A documentary on the chaotic production of Werner Herzog's epic Fitzcarraldo (1982), showing how the film managed to get made despite problems that would have floored a less obsessively ...
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In the 1950s, an adolescent Werner Herzog was transfixed by a film performance of the young Klaus Kinski. Years later, they would share an apartment where, in an unabated, forty-eight-hour ... See full summary »
Documentary that chronicles how Francis Ford Coppola's Apocalypse Now (1979) was plagued by extraordinary script, shooting, budget, and casting problems--nearly destroying the life and career of the celebrated director.
The feared bandit Cobra Verde (Klaus Kinski) is hired by a plantation owner to supervise his slaves. After the owner suspects Cobra Verde of consorting with his young daughters, the owner ... See full summary »
A documentary on the chaotic production of Werner Herzog's epic Fitzcarraldo (1982), showing how the film managed to get made despite problems that would have floored a less obsessively driven director. Not only does he have major casting problems, losing both Jason Robards (health) and Mick Jagger (other commitments) halfway through shooting, but the crew gets caught up in a war between Peru and Ecuador, there are problems with the weather and the morale of cast and crew is falling rapidly. Written by
Michael Brooke <firstname.lastname@example.org>
Werner Herzog. If you've seen one of his films, you're probably wondering "Okay, what's with this guy?" If you haven't seen one of his films, you probably have absolutely no interest in this film, so I suggest you go see one of his films then return to this page and see this film after you see his film and think, "What's with this guy?" This movie follows a movie of his called Fitzcarraldo which is a mix of the true-life account of an Irish man who founded a city in the Amazon jungle and the tale of Sysiphus, the Greek myth about the guy in Hades who had to carry the heavy rock to the top of the mountain, only to have it roll back down again at the end of the day.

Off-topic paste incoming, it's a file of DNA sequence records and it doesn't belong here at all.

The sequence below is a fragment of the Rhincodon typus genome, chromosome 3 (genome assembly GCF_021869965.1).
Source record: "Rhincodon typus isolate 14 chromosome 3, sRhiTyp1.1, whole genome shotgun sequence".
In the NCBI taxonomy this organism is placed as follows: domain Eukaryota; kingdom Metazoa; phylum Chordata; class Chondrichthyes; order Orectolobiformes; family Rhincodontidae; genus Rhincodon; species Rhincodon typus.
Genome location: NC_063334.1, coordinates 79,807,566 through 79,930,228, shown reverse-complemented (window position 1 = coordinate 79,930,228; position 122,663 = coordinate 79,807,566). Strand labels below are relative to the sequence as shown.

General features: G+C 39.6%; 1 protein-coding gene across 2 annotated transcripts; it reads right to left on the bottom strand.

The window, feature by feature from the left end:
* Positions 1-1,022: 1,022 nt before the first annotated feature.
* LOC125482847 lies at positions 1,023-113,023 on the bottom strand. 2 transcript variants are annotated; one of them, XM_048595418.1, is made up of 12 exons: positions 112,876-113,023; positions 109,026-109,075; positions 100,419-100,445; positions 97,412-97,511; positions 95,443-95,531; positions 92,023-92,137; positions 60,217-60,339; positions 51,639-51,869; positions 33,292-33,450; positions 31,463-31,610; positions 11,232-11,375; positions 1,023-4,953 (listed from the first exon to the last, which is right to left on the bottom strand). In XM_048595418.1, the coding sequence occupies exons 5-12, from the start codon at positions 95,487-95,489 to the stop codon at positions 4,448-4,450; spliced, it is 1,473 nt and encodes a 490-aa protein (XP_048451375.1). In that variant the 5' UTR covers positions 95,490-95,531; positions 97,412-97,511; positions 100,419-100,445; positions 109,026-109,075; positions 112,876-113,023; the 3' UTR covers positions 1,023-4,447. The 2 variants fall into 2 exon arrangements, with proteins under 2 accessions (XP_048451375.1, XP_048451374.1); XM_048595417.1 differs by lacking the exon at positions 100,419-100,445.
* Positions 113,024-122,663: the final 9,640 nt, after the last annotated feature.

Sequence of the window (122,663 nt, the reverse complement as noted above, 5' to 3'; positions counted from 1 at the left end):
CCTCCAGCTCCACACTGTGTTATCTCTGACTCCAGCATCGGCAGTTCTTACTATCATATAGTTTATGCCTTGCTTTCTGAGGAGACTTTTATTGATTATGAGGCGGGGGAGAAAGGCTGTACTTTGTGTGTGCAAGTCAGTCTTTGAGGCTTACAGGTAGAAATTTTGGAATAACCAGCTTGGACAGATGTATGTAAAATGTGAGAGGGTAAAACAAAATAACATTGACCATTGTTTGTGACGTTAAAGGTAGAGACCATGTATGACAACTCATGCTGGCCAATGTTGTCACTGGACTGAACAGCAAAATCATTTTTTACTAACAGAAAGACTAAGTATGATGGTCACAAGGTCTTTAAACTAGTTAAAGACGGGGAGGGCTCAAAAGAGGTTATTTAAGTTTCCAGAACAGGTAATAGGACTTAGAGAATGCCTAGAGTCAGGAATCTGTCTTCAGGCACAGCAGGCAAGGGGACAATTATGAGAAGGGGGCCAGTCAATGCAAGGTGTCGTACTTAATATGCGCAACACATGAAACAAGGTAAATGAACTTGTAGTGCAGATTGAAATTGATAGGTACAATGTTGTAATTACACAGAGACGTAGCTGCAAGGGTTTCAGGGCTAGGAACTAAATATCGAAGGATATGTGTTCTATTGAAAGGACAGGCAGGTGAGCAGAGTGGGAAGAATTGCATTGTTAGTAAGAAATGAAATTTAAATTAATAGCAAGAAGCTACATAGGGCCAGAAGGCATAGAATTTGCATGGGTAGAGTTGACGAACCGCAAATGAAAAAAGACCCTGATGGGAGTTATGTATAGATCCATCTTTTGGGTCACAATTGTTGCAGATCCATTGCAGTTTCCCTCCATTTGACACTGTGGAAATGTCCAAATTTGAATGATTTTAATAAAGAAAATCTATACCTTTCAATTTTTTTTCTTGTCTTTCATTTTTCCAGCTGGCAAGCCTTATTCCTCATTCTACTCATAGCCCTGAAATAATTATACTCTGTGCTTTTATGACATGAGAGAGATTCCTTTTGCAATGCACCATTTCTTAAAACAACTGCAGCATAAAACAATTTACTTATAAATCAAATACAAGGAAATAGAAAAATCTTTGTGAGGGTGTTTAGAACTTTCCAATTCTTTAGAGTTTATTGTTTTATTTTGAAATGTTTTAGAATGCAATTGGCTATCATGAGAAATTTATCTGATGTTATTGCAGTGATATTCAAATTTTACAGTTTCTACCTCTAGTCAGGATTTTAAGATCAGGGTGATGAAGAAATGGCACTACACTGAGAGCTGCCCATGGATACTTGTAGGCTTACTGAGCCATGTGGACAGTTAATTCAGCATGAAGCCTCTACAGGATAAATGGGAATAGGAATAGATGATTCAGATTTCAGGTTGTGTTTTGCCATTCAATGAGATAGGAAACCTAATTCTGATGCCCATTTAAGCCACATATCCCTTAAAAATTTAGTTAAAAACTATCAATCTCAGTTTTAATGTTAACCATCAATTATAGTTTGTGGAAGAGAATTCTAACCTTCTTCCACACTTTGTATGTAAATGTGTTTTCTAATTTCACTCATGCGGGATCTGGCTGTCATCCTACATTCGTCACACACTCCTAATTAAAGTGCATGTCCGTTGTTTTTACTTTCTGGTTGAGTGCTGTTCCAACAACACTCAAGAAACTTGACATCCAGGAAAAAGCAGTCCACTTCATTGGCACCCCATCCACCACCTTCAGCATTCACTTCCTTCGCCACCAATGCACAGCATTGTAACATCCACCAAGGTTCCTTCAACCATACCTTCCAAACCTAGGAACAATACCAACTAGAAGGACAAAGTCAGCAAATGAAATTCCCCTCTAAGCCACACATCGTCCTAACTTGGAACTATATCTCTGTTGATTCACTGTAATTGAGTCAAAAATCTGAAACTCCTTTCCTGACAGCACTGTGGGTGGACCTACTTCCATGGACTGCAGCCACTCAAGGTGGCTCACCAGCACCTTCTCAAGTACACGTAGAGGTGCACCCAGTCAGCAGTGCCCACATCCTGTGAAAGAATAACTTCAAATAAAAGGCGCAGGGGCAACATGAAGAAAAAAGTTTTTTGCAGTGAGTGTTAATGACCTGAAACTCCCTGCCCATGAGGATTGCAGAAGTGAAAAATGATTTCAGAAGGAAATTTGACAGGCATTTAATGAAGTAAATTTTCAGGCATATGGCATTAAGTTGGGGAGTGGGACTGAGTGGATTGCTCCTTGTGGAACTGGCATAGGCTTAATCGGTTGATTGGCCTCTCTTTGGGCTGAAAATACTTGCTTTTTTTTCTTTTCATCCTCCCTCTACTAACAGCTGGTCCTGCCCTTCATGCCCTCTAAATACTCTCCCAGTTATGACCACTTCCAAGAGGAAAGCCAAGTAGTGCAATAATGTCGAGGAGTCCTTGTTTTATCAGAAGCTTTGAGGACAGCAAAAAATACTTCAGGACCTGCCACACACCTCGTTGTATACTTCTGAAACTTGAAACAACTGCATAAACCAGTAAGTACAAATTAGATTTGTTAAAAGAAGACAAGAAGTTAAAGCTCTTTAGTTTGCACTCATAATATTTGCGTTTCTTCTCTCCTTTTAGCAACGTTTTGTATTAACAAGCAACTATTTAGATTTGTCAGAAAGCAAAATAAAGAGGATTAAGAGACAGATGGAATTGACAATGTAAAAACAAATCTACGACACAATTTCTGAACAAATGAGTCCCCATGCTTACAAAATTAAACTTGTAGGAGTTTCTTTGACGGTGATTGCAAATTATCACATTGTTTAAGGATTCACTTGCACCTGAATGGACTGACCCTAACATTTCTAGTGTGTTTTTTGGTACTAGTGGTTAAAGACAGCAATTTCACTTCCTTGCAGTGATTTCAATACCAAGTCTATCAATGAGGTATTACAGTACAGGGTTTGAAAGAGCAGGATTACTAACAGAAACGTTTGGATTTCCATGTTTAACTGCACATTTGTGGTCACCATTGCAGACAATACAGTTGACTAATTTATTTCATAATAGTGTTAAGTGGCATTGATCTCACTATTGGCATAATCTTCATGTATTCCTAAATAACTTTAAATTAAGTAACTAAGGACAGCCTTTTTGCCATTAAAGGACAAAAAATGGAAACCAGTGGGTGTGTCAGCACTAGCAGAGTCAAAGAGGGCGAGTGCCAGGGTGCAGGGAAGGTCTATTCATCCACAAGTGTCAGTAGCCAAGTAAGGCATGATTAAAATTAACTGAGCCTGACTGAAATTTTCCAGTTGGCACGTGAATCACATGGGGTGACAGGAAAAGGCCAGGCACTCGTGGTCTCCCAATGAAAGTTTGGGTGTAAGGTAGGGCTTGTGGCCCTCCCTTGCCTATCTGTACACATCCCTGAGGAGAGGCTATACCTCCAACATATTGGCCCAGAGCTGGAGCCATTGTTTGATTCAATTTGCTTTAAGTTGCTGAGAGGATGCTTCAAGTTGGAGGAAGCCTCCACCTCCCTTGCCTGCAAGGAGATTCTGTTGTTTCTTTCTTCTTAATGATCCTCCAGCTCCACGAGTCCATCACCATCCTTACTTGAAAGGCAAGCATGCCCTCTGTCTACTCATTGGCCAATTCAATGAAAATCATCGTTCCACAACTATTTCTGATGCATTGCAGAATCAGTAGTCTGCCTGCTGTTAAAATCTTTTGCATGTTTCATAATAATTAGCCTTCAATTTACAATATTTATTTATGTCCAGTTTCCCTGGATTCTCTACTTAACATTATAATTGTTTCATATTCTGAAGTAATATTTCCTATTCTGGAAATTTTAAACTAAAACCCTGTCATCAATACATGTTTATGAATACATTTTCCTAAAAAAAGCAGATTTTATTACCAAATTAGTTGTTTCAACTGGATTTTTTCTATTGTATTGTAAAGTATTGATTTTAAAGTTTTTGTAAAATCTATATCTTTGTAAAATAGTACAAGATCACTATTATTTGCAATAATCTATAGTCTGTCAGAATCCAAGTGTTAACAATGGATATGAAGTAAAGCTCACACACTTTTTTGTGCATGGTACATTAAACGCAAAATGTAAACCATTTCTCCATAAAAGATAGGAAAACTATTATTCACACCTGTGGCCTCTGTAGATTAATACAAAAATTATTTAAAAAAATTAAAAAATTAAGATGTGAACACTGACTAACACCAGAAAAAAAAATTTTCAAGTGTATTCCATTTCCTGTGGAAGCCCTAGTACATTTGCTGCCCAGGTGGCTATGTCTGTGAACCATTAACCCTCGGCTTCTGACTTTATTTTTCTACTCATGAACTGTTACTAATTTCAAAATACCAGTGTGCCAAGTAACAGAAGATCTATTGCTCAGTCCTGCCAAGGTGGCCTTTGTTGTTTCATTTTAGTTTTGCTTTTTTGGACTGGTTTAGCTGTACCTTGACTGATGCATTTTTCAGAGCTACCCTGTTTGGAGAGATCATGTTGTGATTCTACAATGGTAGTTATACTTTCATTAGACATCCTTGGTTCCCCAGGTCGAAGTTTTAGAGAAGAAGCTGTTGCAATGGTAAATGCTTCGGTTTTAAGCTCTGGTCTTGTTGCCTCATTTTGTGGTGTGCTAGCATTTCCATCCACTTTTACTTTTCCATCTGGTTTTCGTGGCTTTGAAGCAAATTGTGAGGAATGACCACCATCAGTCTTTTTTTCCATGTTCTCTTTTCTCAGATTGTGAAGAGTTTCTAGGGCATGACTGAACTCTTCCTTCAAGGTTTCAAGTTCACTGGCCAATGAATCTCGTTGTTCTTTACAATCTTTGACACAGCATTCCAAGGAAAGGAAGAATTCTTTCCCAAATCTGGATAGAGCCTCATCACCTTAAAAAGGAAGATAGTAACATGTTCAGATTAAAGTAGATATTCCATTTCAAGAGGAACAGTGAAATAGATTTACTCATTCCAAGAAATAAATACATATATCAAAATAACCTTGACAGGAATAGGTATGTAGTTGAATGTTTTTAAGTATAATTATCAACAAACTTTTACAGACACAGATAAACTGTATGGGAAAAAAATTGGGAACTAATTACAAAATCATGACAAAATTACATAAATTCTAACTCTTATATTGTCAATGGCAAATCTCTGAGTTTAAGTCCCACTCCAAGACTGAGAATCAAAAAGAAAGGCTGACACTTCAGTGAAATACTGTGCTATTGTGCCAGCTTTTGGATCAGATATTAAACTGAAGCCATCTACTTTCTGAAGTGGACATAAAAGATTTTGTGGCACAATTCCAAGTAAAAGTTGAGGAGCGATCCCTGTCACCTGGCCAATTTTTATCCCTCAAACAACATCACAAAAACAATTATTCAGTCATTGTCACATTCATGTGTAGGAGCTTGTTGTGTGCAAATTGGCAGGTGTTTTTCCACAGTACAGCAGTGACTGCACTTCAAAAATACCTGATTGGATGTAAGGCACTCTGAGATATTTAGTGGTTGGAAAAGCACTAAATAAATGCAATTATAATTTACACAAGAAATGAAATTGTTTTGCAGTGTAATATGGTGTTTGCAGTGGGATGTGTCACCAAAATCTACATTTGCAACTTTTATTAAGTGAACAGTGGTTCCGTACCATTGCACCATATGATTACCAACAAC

In typical Herzog fashion, his movie begins almost to reflect it's very subject, as Herzog finds himself in the Amazon dealing with hundreds of natives, a dangerous political climate, unaccommodating weather, and having to take a three-story thousand ton ship over the same journey Fitzcarraldo would have to (all in the name of realism). In the meantime he discussing the importance of movies, his own fascination/love/hatred of the jungle, and we see a film nearly self-implode many times over.
It's actually pretty grueling work to watch (as is pretty much most of Herzog's films), and Les Blank definitely shows himself to have an intimate understanding of the situation so that he isn't judgmental of Herzog but still able to reveal some of his more, let's say, quirky traits. Some more interesting subject matter is Klaus Kinski, who as you watch you can never tell if he's acting in a scene or just being himself.
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